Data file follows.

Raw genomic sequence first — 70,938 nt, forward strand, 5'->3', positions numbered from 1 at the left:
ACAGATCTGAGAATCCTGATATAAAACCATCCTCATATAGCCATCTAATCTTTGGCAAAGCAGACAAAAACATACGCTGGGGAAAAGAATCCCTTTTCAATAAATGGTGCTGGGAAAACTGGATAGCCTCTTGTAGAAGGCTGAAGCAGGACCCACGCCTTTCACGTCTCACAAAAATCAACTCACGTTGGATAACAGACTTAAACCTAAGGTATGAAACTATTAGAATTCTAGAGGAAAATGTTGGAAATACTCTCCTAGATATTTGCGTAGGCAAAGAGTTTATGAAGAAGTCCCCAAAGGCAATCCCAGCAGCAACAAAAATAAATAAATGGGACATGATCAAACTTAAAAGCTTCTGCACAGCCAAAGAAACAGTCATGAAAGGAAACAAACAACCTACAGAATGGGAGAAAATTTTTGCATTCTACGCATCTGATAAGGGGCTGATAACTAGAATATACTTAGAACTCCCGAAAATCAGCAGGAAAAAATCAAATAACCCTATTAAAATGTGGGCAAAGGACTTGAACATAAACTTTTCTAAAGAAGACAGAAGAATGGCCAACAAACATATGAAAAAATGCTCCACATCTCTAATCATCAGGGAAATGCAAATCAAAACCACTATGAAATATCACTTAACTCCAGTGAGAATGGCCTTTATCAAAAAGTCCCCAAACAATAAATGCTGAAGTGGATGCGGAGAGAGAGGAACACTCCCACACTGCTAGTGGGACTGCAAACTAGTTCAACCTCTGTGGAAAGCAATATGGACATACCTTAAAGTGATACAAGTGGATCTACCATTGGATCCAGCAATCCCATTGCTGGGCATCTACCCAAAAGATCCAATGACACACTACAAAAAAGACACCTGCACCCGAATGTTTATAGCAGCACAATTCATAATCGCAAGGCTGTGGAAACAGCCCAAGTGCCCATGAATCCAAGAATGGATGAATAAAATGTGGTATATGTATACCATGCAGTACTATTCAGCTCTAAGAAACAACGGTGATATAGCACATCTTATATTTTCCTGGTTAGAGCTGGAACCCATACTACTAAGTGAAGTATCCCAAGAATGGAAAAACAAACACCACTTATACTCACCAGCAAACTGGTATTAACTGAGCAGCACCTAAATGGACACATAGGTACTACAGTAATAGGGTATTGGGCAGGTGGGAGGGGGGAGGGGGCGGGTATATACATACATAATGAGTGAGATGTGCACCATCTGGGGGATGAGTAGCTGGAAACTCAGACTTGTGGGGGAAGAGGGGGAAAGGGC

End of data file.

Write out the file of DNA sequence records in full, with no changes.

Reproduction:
Raw genomic sequence first — 70,938 nt, forward strand, 5'->3', positions numbered from 1 at the left:
ACAGATCTGAGAATCCTGATATAAAACCATCCTCATATAGCCATCTAATCTTTGGCAAAGCAGACAAAAACATACGCTGGGGAAAAGAATCCCTTTTCAATAAATGGTGCTGGGAAAACTGGATAGCCTCTTGTAGAAGGCTGAAGCAGGACCCACGCCTTTCACGTCTCACAAAAATCAACTCACGTTGGATAACAGACTTAAACCTAAGGTATGAAACTATTAGAATTCTAGAGGAAAATGTTGGAAATACTCTCCTAGATATTTGCGTAGGCAAAGAGTTTATGAAGAAGTCCCCAAAGGCAATCCCAGCAGCAACAAAAATAAATAAATGGGACATGATCAAACTTAAAAGCTTCTGCACAGCCAAAGAAACAGTCATGAAAGGAAACAAACAACCTACAGAATGGGAGAAAATTTTTGCATTCTACGCATCTGATAAGGGGCTGATAACTAGAATATACTTAGAACTCCCGAAAATCAGCAGGAAAAAATCAAATAACCCTATTAAAATGTGGGCAAAGGACTTGAACATAAACTTTTCTAAAGAAGACAGAAGAATGGCCAACAAACATATGAAAAAATGCTCCACATCTCTAATCATCAGGGAAATGCAAATCAAAACCACTATGAAATATCACTTAACTCCAGTGAGAATGGCCTTTATCAAAAAGTCCCCAAACAATAAATGCTGAAGTGGATGCGGAGAGAGAGGAACACTCCCACACTGCTAGTGGGACTGCAAACTAGTTCAACCTCTGTGGAAAGCAATATGGACATACCTTAAAGTGATACAAGTGGATCTACCATTGGATCCAGCAATCCCATTGCTGGGCATCTACCCAAAAGATCCAATGACACACTACAAAAAAGACACCTGCACCCGAATGTTTATAGCAGCACAATTCATAATCGCAAGGCTGTGGAAACAGCCCAAGTGCCCATGAATCCAAGAATGGATGAATAAAATGTGGTATATGTATACCATGCAGTACTATTCAGCTCTAAGAAACAACGGTGATATAGCACATCTTATATTTTCCTGGTTAGAGCTGGAACCCATACTACTAAGTGAAGTATCCCAAGAATGGAAAAACAAACACCACTTATACTCACCAGCAAACTGGTATTAACTGAGCAGCACCTAAATGGACACATAGGTACTACAGTAATAGGGTATTGGGCAGGTGGGAGGGGGGAGGGGGCGGGTATATACATACATAATGAGTGAGATGTGCACCATCTGGGGGATGAGTAGCTGGAAACTCAGACTTGTGGGGGAAGAGGGGGAAAGGGC